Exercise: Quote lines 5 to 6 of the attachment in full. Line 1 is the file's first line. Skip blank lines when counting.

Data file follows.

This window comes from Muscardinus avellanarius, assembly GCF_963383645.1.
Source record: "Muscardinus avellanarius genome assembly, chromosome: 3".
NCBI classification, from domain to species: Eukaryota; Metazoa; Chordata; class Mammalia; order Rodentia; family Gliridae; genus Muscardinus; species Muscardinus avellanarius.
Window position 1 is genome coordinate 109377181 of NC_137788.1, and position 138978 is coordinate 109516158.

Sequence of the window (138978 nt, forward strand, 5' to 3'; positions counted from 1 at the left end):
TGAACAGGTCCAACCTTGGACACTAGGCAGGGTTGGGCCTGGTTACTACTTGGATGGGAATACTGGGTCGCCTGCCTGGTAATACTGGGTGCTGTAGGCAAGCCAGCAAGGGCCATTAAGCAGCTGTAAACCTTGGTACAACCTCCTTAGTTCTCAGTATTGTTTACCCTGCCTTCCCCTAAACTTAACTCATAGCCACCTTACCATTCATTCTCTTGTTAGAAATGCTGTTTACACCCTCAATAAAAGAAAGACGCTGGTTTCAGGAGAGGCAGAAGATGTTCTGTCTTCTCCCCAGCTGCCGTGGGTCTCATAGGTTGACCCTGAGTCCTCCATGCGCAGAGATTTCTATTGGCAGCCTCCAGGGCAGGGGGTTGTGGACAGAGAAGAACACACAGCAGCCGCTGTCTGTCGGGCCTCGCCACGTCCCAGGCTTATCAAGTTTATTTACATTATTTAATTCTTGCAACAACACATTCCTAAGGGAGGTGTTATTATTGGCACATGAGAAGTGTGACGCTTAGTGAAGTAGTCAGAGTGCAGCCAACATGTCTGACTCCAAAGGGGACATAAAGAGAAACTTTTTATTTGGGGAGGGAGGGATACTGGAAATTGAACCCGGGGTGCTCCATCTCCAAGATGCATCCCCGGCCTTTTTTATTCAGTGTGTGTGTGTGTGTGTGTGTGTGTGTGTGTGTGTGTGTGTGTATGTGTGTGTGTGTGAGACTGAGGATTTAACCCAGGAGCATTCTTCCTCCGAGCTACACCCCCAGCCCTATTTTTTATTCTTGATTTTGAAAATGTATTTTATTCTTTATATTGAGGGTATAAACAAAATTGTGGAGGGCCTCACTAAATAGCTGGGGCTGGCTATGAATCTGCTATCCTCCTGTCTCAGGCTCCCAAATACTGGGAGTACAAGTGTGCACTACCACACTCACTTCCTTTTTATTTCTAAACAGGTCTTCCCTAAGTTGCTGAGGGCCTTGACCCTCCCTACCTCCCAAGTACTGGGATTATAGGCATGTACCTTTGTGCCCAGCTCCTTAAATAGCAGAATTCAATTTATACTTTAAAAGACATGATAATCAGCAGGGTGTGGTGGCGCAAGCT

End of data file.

Sequence of the window (138978 nt, forward strand, 5' to 3'; positions counted from 1 at the left end):
TGAACAGGTCCAACCTTGGACACTAGGCAGGGTTGGGCCTGGTTACTACTTGGATGGGAATACTGGGTCGCCTGCCTGGTAATACTGGGTGCTGTAGGCAAGCCAGCAAGGGCCATTAAGCAGCTGTAAACCTTGGTACAACCTCCTTAGTTCTCAGTATTGTTTACCCTGCCTTCCCCTAAACTTAACTCATAGCCACCTTACCATTCATTCTCTTGTTAGAAATGCTGTTTACACCCTCAATAAAAGAAAGACGCTGGTTTCAGGAGAGGCAGAAGATGTTCTGTCTTCTCCCCAGCTGCCGTGGGTCTCATAGGTTGACCCTGAGTCCTCCATGCGCAGAGATTTCTATTGGCAGCCTCCAGGGCAGGGGGTTGTGGACAGAGAAGAACACACAGCAGCCGCTGTCTGTCGGGCCTCGCCACGTCCCAGGCTTATCAAGTTTATTTACATTATTTAATTCTTGCAACAACACATTCCTAAGGGAGGTGTTATTATTGGCACATGAGAAGTGTGACGCTTAGTGAAGTAGTCAGAGTGCAGCCAACATGTCTGACTCCAAAGGGGACATAAAGAGAAACTTTTTATTTGGGGAGGGAGGGATACTGGAAATTGAACCCGGGGTGCTCCATCTCCAAGATGCATCCCCGGCCTTTTTTATTCAGTGTGTGTGTGTGTGTGTGTGTGTGTGTGTGTGTGTGTGTGTGTATGTGTGTGTGTGTGAGACTGAGGATTTAACCCAGGAGCATTCTTCCTCCGAGCTACACCCCCAGCCCTATTTTTTATTCTTGATTTTGAAAATGTATTTTATTCTTTATATTGAGGGTATAAACAAAATTGTGGAGGGCCTCACTAAATAGCTGGGGCTGGCTATGAATCTGCTATCCTCCTGTCTCAGGCTCCCAAATACTGGGAGTACAAGTGTGCACTACCACACTCACTTCCTTTTTATTTCTAAACAGGTCTTCCCTAAGTTGCTGAGGGCCTTGACCCTCCCTACCTCCCAAGTACTGGGATTATAGGCATGTACCTTTGTGCCCAGCTCCTTAAATAGCAGAATTCAATTTATACTTTAAAAGACATGATAATCAGCAGGGTGTGGTGGCGCAAGCT